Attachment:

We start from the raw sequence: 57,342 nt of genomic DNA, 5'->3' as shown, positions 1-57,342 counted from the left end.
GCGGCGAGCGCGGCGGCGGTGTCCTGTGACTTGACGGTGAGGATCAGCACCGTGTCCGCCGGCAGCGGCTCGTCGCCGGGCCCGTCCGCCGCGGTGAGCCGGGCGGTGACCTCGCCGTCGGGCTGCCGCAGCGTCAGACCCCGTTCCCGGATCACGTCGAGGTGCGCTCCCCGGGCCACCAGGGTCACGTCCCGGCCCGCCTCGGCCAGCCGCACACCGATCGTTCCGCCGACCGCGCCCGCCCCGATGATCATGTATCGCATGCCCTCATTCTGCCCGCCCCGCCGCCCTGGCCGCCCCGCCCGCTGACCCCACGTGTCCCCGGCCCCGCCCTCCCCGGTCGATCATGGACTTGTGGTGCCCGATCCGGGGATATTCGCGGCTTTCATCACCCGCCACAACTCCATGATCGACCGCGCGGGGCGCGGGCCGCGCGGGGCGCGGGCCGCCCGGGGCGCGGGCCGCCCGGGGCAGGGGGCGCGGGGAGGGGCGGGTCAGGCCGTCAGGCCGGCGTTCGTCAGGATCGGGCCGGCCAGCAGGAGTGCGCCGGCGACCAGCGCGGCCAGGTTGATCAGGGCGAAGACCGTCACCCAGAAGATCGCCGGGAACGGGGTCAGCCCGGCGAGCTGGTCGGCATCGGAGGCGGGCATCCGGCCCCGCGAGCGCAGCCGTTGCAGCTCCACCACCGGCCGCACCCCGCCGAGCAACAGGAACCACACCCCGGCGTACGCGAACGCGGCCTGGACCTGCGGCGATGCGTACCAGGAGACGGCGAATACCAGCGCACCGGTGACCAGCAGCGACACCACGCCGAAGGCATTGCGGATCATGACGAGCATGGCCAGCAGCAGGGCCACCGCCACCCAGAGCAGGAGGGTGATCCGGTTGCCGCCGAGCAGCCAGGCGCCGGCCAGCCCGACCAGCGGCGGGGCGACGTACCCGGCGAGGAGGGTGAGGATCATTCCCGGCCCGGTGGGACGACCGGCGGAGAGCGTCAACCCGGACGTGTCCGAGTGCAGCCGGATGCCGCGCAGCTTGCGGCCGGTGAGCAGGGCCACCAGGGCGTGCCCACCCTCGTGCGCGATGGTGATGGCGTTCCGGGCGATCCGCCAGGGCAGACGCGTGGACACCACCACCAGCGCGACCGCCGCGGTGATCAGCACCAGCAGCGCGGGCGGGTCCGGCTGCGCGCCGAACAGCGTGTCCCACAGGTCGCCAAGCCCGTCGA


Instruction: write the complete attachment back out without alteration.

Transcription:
We start from the raw sequence: 57,342 nt of genomic DNA, 5'->3' as shown, positions 1-57,342 counted from the left end.
GCGGCGAGCGCGGCGGCGGTGTCCTGTGACTTGACGGTGAGGATCAGCACCGTGTCCGCCGGCAGCGGCTCGTCGCCGGGCCCGTCCGCCGCGGTGAGCCGGGCGGTGACCTCGCCGTCGGGCTGCCGCAGCGTCAGACCCCGTTCCCGGATCACGTCGAGGTGCGCTCCCCGGGCCACCAGGGTCACGTCCCGGCCCGCCTCGGCCAGCCGCACACCGATCGTTCCGCCGACCGCGCCCGCCCCGATGATCATGTATCGCATGCCCTCATTCTGCCCGCCCCGCCGCCCTGGCCGCCCCGCCCGCTGACCCCACGTGTCCCCGGCCCCGCCCTCCCCGGTCGATCATGGACTTGTGGTGCCCGATCCGGGGATATTCGCGGCTTTCATCACCCGCCACAACTCCATGATCGACCGCGCGGGGCGCGGGCCGCGCGGGGCGCGGGCCGCCCGGGGCGCGGGCCGCCCGGGGCAGGGGGCGCGGGGAGGGGCGGGTCAGGCCGTCAGGCCGGCGTTCGTCAGGATCGGGCCGGCCAGCAGGAGTGCGCCGGCGACCAGCGCGGCCAGGTTGATCAGGGCGAAGACCGTCACCCAGAAGATCGCCGGGAACGGGGTCAGCCCGGCGAGCTGGTCGGCATCGGAGGCGGGCATCCGGCCCCGCGAGCGCAGCCGTTGCAGCTCCACCACCGGCCGCACCCCGCCGAGCAACAGGAACCACACCCCGGCGTACGCGAACGCGGCCTGGACCTGCGGCGATGCGTACCAGGAGACGGCGAATACCAGCGCACCGGTGACCAGCAGCGACACCACGCCGAAGGCATTGCGGATCATGACGAGCATGGCCAGCAGCAGGGCCACCGCCACCCAGAGCAGGAGGGTGATCCGGTTGCCGCCGAGCAGCCAGGCGCCGGCCAGCCCGACCAGCGGCGGGGCGACGTACCCGGCGAGGAGGGTGAGGATCATTCCCGGCCCGGTGGGACGACCGGCGGAGAGCGTCAACCCGGACGTGTCCGAGTGCAGCCGGATGCCGCGCAGCTTGCGGCCGGTGAGCAGGGCCACCAGGGCGTGCCCACCCTCGTGCGCGATGGTGATGGCGTTCCGGGCGATCCGCCAGGGCAGACGCGTGGACACCACCACCAGCGCGACCGCCGCGGTGATCAGCACCAGCAGCGCGGGCGGGTCCGGCTGCGCGCCGAACAGCGTGTCCCACAGGTCGCCAAGCCCGTCGA